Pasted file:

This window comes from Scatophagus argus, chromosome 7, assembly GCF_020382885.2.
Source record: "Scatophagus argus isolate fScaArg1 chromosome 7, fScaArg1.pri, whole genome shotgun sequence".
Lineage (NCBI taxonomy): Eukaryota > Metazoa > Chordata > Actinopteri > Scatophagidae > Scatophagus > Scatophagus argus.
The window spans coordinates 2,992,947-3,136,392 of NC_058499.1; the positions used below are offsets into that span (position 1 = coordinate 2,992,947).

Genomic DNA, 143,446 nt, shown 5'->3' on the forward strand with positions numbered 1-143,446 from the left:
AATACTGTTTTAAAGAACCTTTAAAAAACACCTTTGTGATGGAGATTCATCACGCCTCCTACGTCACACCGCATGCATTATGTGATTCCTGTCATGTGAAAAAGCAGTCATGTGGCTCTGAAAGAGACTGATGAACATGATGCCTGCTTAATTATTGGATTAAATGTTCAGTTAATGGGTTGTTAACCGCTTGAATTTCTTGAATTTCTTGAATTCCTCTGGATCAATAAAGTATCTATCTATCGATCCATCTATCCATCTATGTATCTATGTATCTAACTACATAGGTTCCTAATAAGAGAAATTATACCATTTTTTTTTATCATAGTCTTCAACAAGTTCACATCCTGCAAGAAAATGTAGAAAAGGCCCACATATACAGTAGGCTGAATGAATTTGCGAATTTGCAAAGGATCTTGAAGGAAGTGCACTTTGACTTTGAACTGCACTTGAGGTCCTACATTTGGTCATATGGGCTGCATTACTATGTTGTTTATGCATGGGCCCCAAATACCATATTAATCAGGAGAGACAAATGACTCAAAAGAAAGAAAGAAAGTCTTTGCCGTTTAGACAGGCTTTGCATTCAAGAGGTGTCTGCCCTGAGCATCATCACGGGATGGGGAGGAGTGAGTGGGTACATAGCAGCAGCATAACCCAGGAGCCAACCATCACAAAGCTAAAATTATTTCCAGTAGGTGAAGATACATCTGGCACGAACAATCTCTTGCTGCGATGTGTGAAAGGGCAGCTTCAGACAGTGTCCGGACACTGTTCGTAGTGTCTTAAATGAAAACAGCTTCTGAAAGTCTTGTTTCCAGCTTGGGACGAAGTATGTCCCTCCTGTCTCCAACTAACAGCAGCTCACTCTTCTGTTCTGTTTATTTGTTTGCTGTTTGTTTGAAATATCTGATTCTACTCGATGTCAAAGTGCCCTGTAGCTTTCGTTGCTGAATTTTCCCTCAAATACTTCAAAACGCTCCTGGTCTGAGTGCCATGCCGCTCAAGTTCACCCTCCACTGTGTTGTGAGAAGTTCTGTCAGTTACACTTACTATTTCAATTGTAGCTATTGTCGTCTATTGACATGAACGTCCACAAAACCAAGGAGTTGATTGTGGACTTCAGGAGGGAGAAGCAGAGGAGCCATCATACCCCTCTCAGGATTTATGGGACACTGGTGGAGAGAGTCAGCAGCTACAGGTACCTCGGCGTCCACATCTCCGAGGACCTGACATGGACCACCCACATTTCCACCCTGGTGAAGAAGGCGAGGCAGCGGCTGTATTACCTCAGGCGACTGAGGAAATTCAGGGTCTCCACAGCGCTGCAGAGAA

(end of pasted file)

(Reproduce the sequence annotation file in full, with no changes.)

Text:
This window comes from Scatophagus argus, chromosome 7, assembly GCF_020382885.2.
Source record: "Scatophagus argus isolate fScaArg1 chromosome 7, fScaArg1.pri, whole genome shotgun sequence".
Lineage (NCBI taxonomy): Eukaryota > Metazoa > Chordata > Actinopteri > Scatophagidae > Scatophagus > Scatophagus argus.
The window spans coordinates 2,992,947-3,136,392 of NC_058499.1; the positions used below are offsets into that span (position 1 = coordinate 2,992,947).

Genomic DNA, 143,446 nt, shown 5'->3' on the forward strand with positions numbered 1-143,446 from the left:
AATACTGTTTTAAAGAACCTTTAAAAAACACCTTTGTGATGGAGATTCATCACGCCTCCTACGTCACACCGCATGCATTATGTGATTCCTGTCATGTGAAAAAGCAGTCATGTGGCTCTGAAAGAGACTGATGAACATGATGCCTGCTTAATTATTGGATTAAATGTTCAGTTAATGGGTTGTTAACCGCTTGAATTTCTTGAATTTCTTGAATTCCTCTGGATCAATAAAGTATCTATCTATCGATCCATCTATCCATCTATGTATCTATGTATCTAACTACATAGGTTCCTAATAAGAGAAATTATACCATTTTTTTTTATCATAGTCTTCAACAAGTTCACATCCTGCAAGAAAATGTAGAAAAGGCCCACATATACAGTAGGCTGAATGAATTTGCGAATTTGCAAAGGATCTTGAAGGAAGTGCACTTTGACTTTGAACTGCACTTGAGGTCCTACATTTGGTCATATGGGCTGCATTACTATGTTGTTTATGCATGGGCCCCAAATACCATATTAATCAGGAGAGACAAATGACTCAAAAGAAAGAAAGAAAGTCTTTGCCGTTTAGACAGGCTTTGCATTCAAGAGGTGTCTGCCCTGAGCATCATCACGGGATGGGGAGGAGTGAGTGGGTACATAGCAGCAGCATAACCCAGGAGCCAACCATCACAAAGCTAAAATTATTTCCAGTAGGTGAAGATACATCTGGCACGAACAATCTCTTGCTGCGATGTGTGAAAGGGCAGCTTCAGACAGTGTCCGGACACTGTTCGTAGTGTCTTAAATGAAAACAGCTTCTGAAAGTCTTGTTTCCAGCTTGGGACGAAGTATGTCCCTCCTGTCTCCAACTAACAGCAGCTCACTCTTCTGTTCTGTTTATTTGTTTGCTGTTTGTTTGAAATATCTGATTCTACTCGATGTCAAAGTGCCCTGTAGCTTTCGTTGCTGAATTTTCCCTCAAATACTTCAAAACGCTCCTGGTCTGAGTGCCATGCCGCTCAAGTTCACCCTCCACTGTGTTGTGAGAAGTTCTGTCAGTTACACTTACTATTTCAATTGTAGCTATTGTCGTCTATTGACATGAACGTCCACAAAACCAAGGAGTTGATTGTGGACTTCAGGAGGGAGAAGCAGAGGAGCCATCATACCCCTCTCAGGATTTATGGGACACTGGTGGAGAGAGTCAGCAGCTACAGGTACCTCGGCGTCCACATCTCCGAGGACCTGACATGGACCACCCACATTTCCACCCTGGTGAAGAAGGCGAGGCAGCGGCTGTATTACCTCAGGCGACTGAGGAAATTCAGGGTCTCCACAGCGCTGCAGAGAA